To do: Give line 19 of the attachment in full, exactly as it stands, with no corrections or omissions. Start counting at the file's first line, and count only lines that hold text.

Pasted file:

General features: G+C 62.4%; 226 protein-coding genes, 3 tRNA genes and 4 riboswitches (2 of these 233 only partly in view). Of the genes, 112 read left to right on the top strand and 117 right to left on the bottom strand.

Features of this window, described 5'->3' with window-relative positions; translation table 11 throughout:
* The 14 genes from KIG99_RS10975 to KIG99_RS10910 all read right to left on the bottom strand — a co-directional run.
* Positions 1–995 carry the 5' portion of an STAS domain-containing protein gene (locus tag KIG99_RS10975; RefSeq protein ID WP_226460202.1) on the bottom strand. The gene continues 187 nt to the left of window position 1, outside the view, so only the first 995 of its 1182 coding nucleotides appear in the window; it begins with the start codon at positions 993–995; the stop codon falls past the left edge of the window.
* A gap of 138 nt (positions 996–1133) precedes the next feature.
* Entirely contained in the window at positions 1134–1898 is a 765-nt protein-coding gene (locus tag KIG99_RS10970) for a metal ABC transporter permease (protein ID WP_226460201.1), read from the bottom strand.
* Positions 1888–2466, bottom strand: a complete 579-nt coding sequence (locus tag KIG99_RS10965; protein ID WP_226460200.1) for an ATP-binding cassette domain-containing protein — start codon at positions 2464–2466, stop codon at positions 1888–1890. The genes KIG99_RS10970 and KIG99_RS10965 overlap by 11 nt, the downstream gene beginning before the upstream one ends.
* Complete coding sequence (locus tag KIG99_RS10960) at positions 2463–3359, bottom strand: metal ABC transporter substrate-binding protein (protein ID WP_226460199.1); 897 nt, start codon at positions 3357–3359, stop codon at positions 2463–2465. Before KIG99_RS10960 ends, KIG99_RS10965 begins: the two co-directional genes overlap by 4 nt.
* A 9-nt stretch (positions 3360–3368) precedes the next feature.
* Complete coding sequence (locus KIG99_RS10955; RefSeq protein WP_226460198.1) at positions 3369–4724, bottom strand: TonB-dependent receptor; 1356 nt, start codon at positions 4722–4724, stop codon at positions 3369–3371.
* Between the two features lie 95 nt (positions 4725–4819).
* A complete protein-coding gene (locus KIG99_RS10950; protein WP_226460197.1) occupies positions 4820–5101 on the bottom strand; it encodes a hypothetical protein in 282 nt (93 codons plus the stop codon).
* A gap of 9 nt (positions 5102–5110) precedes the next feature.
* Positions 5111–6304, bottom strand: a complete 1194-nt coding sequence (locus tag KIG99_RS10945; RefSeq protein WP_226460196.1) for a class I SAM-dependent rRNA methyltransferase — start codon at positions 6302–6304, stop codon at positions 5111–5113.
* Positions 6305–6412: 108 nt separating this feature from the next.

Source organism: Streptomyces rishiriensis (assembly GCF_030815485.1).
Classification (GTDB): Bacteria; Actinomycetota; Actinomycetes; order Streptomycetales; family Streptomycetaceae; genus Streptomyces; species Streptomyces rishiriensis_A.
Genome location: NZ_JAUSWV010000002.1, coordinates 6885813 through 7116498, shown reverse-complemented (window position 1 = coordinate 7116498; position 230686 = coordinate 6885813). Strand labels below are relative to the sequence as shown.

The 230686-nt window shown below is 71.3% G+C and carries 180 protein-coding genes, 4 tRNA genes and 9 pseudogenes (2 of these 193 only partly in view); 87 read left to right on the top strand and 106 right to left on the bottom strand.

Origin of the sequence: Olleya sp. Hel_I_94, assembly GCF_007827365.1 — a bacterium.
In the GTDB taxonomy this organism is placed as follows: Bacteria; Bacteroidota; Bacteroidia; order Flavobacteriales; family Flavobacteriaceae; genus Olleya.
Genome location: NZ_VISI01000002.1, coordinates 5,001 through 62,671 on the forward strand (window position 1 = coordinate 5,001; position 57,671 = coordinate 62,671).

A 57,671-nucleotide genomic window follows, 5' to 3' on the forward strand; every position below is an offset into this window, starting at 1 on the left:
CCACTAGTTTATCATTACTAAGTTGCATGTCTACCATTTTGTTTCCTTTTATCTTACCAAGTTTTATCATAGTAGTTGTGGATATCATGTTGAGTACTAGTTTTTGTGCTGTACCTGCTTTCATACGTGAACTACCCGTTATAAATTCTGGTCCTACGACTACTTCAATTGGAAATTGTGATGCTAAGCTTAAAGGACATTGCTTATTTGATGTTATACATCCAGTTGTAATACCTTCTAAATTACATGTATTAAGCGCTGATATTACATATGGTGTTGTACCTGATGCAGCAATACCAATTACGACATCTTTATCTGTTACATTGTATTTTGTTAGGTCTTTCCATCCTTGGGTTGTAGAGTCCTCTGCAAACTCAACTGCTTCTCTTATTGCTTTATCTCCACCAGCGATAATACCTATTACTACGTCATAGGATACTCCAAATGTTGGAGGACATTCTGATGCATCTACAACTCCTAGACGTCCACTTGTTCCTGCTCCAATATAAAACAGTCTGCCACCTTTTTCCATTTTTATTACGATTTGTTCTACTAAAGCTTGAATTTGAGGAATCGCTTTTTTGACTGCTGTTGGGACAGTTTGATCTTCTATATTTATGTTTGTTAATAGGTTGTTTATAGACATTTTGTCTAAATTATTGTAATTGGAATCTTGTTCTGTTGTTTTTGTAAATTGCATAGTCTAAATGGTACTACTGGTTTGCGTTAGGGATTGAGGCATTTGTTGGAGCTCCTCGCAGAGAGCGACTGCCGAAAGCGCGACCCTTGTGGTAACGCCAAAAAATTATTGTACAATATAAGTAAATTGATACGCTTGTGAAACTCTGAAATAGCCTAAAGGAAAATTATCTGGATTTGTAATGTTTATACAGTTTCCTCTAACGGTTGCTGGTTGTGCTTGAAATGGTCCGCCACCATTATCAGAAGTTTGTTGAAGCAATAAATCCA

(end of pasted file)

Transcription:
The 230686-nt window shown below is 71.3% G+C and carries 180 protein-coding genes, 4 tRNA genes and 9 pseudogenes (2 of these 193 only partly in view); 87 read left to right on the top strand and 106 right to left on the bottom strand.